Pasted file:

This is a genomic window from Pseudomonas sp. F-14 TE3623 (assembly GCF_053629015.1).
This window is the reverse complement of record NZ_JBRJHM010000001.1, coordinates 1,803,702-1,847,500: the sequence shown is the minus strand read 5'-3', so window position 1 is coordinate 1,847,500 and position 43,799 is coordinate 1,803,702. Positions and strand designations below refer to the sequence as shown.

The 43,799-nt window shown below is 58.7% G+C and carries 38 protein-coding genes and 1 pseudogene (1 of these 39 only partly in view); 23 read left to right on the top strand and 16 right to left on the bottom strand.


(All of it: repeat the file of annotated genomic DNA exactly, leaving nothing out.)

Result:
This is a genomic window from Pseudomonas sp. F-14 TE3623 (assembly GCF_053629015.1).
This window is the reverse complement of record NZ_JBRJHM010000001.1, coordinates 1,803,702-1,847,500: the sequence shown is the minus strand read 5'-3', so window position 1 is coordinate 1,847,500 and position 43,799 is coordinate 1,803,702. Positions and strand designations below refer to the sequence as shown.

The 43,799-nt window shown below is 58.7% G+C and carries 38 protein-coding genes and 1 pseudogene (1 of these 39 only partly in view); 23 read left to right on the top strand and 16 right to left on the bottom strand.